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Jay Cooke State Park turns 100

Visitors to Jay Cooke State Park Wednesday stop along the iconic Swinging Bridge to take in a view of the St. Louis River. Bob King / rking@duluthnews.com1 / 9
Visitors to Jay Cooke State Park Wednesday stop along the iconic Swinging Bridge to take in a view of the St. Louis River. Bob King / rking@duluthnews.com2 / 9
The Swinging Bridge in Jay Cooke State Park in the 1920s. Courtesy Minnesota DNR3 / 9
Jay Cooke, for whom the state park was named.4 / 9
Noah Poindexter (left), Jaxson Sportel and Grace Dumez, all of Holland, Mich., hike one of the trails along the St. Louis River at Jay Cooke State Park Wednesday morning. Bob King / rking@duluthnews.com5 / 9
Fragrant honeysuckle wildflowers in bloom in Jay Cooke State Park Wednesday. Bob King / rking@duluthnews.com6 / 9
Yellow lady's slippers, which grow in clumps along some of the trails in Jay Cooke State Park, are in peak bloom this week. Bob King / rking@duluthnews.com7 / 9
Water creates multiple small waterfalls as it flows over rock outcroppings in the St. Louis River at Jay Cooke State Park. Bob King / rking@duluthnews.com8 / 9
A nodding trillium flower joins a clump of yellow lady's slippers in Jay Cooke State Park. Bob King / rking@duluthnews.com9 / 9

JAY COOKE STATE PARK — One hundred years ago the company that eventually became Minnesota Power decided it didn't need 2,350 acres of land along a scenic gorge of the St. Louis River near Carlton.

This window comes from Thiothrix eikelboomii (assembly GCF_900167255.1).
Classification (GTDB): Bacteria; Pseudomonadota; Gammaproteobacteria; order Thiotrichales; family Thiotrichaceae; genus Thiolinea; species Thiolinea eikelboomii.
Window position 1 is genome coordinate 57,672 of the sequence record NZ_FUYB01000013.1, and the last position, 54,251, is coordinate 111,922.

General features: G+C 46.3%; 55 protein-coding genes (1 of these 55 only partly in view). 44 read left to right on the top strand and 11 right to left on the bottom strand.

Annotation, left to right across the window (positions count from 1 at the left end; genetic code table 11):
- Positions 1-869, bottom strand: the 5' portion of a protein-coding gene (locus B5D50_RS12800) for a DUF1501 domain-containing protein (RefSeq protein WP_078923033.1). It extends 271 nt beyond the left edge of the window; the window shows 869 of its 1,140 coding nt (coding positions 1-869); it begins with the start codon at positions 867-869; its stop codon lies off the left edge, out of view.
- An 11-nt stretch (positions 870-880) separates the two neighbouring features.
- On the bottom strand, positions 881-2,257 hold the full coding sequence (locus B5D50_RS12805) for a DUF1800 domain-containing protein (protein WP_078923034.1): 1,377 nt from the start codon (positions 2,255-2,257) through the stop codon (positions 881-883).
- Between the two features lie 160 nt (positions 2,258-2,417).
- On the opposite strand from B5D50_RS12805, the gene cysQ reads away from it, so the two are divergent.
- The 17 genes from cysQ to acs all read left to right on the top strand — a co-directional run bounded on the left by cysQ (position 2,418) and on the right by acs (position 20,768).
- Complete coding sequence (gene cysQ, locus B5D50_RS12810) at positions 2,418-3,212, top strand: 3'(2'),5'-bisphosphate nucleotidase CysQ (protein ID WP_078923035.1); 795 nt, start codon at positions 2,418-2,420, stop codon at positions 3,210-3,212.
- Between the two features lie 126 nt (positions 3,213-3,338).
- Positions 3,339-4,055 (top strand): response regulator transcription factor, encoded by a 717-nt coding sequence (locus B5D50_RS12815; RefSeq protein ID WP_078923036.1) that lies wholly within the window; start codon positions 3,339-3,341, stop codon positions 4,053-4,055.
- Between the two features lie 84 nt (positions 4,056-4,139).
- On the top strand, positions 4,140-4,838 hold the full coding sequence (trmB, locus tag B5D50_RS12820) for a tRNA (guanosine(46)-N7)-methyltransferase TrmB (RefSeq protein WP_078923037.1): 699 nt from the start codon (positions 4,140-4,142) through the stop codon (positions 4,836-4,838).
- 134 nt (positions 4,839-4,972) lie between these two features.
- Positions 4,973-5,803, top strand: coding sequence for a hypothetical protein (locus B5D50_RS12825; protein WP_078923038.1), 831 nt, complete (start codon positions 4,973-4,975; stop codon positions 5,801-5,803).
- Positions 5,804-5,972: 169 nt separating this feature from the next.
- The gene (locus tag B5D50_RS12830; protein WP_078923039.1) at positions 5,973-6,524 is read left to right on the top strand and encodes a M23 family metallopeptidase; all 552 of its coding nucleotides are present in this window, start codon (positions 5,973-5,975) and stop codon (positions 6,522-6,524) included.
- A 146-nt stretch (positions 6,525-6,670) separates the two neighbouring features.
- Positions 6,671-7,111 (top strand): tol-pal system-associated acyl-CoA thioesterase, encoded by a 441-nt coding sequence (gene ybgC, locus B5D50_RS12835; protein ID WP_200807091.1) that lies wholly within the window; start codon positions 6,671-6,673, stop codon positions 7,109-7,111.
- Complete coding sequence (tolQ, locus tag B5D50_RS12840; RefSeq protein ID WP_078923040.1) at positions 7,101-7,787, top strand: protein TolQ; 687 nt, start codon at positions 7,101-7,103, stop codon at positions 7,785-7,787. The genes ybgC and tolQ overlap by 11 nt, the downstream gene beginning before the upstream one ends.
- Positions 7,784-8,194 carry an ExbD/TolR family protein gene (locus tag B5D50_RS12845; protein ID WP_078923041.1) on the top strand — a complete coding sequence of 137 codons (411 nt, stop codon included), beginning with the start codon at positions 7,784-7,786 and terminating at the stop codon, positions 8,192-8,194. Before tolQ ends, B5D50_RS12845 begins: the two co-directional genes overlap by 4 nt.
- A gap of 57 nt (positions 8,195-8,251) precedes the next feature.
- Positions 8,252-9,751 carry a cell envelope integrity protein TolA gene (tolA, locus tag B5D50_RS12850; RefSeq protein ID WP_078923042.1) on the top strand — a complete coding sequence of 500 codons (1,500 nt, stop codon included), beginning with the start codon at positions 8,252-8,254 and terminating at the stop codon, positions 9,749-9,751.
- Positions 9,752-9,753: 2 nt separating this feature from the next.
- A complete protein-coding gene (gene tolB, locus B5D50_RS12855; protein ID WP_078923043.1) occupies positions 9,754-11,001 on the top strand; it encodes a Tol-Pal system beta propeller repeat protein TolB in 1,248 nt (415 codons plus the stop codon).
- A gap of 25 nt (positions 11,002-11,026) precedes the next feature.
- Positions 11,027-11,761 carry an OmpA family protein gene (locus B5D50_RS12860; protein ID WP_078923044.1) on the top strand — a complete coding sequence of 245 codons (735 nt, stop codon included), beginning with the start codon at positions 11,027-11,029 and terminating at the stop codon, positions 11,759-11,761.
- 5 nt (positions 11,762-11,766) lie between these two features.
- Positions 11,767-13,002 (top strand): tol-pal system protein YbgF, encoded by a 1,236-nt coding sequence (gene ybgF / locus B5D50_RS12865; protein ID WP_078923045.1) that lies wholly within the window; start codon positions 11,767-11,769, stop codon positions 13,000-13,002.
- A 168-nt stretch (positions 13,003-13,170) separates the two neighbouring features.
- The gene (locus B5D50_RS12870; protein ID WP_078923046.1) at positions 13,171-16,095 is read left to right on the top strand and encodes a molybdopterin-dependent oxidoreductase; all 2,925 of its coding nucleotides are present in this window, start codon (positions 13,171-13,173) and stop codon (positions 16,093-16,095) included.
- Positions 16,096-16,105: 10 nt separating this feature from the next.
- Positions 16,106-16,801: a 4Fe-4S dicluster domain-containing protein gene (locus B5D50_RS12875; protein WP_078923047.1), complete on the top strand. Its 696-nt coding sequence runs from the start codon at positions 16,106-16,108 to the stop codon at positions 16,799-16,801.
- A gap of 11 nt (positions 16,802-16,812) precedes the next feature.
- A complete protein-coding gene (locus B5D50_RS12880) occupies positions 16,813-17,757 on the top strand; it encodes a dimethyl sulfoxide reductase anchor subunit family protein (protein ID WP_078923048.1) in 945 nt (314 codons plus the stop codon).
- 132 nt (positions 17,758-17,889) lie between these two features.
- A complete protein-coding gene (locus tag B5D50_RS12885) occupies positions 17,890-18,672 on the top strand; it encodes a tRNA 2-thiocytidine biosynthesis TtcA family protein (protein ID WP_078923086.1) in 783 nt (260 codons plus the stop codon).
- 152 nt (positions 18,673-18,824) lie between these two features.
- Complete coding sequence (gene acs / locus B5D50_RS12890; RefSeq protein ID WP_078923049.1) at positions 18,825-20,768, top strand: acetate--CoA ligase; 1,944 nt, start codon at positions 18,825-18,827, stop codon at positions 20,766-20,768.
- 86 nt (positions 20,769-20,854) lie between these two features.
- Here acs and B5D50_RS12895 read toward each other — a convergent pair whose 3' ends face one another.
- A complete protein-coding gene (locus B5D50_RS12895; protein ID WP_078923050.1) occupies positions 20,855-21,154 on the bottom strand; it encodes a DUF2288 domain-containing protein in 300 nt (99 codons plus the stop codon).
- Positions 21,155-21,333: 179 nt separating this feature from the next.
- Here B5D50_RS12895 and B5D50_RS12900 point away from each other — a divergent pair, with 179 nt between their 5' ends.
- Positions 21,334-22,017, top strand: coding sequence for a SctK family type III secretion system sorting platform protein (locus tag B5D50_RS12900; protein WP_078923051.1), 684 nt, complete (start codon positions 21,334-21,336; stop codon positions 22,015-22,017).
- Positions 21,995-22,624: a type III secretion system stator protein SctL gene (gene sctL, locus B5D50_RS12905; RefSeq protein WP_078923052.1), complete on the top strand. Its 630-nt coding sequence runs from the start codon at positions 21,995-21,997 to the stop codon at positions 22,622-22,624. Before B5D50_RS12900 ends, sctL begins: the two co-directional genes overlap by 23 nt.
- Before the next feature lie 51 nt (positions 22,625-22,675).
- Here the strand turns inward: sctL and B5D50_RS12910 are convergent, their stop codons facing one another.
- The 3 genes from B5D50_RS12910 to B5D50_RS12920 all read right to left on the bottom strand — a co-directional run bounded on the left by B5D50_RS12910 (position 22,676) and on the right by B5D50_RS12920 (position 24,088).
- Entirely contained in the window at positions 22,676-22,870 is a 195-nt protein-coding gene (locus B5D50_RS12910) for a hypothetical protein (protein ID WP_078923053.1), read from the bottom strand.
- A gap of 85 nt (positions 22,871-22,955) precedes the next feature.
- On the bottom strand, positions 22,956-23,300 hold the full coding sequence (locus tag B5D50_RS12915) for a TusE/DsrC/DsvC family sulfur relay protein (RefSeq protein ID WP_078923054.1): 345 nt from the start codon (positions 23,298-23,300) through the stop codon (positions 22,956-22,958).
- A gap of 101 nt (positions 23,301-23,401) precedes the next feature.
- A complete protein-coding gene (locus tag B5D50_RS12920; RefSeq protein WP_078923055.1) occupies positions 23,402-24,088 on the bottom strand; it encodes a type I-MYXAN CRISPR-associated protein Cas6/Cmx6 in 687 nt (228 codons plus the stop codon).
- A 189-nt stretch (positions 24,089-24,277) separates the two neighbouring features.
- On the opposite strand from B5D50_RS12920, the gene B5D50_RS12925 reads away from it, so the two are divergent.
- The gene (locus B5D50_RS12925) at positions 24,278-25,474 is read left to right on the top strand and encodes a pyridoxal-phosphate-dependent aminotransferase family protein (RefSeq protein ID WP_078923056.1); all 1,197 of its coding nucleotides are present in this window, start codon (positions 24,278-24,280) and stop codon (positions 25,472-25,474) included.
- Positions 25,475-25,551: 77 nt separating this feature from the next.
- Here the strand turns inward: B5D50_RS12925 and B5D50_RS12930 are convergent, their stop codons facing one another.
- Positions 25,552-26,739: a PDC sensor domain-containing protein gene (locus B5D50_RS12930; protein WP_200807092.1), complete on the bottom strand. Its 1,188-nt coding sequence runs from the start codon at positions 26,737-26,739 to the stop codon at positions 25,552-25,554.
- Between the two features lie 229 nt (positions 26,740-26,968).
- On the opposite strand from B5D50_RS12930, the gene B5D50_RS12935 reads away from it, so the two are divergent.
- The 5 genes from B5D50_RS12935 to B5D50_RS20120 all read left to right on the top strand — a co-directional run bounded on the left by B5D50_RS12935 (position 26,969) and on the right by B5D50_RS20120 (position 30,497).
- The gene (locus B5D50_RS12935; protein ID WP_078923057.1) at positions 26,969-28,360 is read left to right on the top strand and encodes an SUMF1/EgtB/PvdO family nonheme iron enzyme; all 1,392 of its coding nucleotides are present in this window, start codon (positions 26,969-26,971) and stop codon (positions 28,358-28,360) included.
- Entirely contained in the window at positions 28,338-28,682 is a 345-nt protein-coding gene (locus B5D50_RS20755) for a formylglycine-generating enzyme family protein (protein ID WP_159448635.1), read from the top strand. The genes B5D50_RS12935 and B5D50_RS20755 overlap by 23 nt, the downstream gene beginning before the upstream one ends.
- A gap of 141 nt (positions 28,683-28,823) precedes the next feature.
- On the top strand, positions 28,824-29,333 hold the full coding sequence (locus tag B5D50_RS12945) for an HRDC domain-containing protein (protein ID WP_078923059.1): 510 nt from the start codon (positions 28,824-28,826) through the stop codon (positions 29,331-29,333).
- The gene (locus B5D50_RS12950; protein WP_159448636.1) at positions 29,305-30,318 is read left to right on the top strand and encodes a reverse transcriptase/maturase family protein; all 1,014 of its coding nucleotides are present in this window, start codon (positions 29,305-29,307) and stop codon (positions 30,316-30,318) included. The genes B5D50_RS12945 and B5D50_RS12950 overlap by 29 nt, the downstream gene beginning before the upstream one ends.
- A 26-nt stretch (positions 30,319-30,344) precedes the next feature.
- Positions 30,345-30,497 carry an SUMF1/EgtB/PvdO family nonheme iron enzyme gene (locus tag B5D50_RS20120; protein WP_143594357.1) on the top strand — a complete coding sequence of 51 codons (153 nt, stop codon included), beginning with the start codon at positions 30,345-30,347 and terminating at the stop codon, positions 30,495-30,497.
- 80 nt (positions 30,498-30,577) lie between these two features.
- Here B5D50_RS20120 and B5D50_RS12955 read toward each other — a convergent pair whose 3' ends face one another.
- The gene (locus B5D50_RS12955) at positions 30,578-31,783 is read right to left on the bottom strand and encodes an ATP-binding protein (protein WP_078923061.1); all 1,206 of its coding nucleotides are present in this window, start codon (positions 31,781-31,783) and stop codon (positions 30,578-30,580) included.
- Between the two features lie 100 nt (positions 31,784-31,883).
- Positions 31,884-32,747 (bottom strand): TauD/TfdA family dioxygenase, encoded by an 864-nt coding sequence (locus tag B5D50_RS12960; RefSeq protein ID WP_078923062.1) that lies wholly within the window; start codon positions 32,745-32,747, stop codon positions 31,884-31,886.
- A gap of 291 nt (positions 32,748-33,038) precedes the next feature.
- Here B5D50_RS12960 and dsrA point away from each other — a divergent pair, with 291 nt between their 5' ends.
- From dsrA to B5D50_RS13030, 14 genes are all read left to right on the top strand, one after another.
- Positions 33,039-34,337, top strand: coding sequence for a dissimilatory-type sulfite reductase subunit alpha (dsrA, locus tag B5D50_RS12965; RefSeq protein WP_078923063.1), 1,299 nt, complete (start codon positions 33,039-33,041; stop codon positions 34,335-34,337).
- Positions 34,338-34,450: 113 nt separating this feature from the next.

Their reservoir and hydroelectric dam network on the river was complete, and they hadn't paid the taxes on the unneeded parcel — so officials from the Great Northern Power Company offered the hardscrabble land along the river to the state, free of charge.

The effort was pushed by a group of local citizens who even paid the back taxes before the state would accept the land that became Jay Cooke State Park.

Now covering nearly 9,000 acres and one of the state's most-visited parks, Jay Cooke is celebrating its 100th anniversary this year, with the largest of several events set for Saturday highlighting the park's natural resources, history and recreational opportunities.

The park is named for the famous entrepreneur who made his fortune in Philadelphia during the Civil War and then came to the Duluth area to invest in land, railroads and timber — including the land where the park is now located — only to go bankrupt in 1873.

Cooke appears to have originated the idea of harnessing the St. Louis River here to generate electricity, but he died in 1905, a few years before the first generators started spinning and a decade before the park opened.

The anniversary event Saturday is a chance for park regulars to visit with a new sense of history, and for newcomers to get a lesson in how this special place came to be protected.

But on a sun-dappled morning this week, sitting on a flat-topped rock overlooking the river, Michelle Carlson of New Richland, Minn., wasn't thinking about history. She was alone, reading a novel, soaking up the rays and listening to birds singing against the backdrop of the ever-present roar of the river below.

Her smile spoke volumes.

"It's beautiful here. I love the sound of the river. We don't have anything like this where I'm from," she said.

"My husband is at a meeting in Cloquet so I decided to come over and check it out. I've never been here before. I can't believe how beautiful it is," Carlson said.

Kris Hiller, the park's head naturalist, hears that a lot. Every summer people stumble into the area and land on a "hidden jewel they didn't know existed," Hiller said.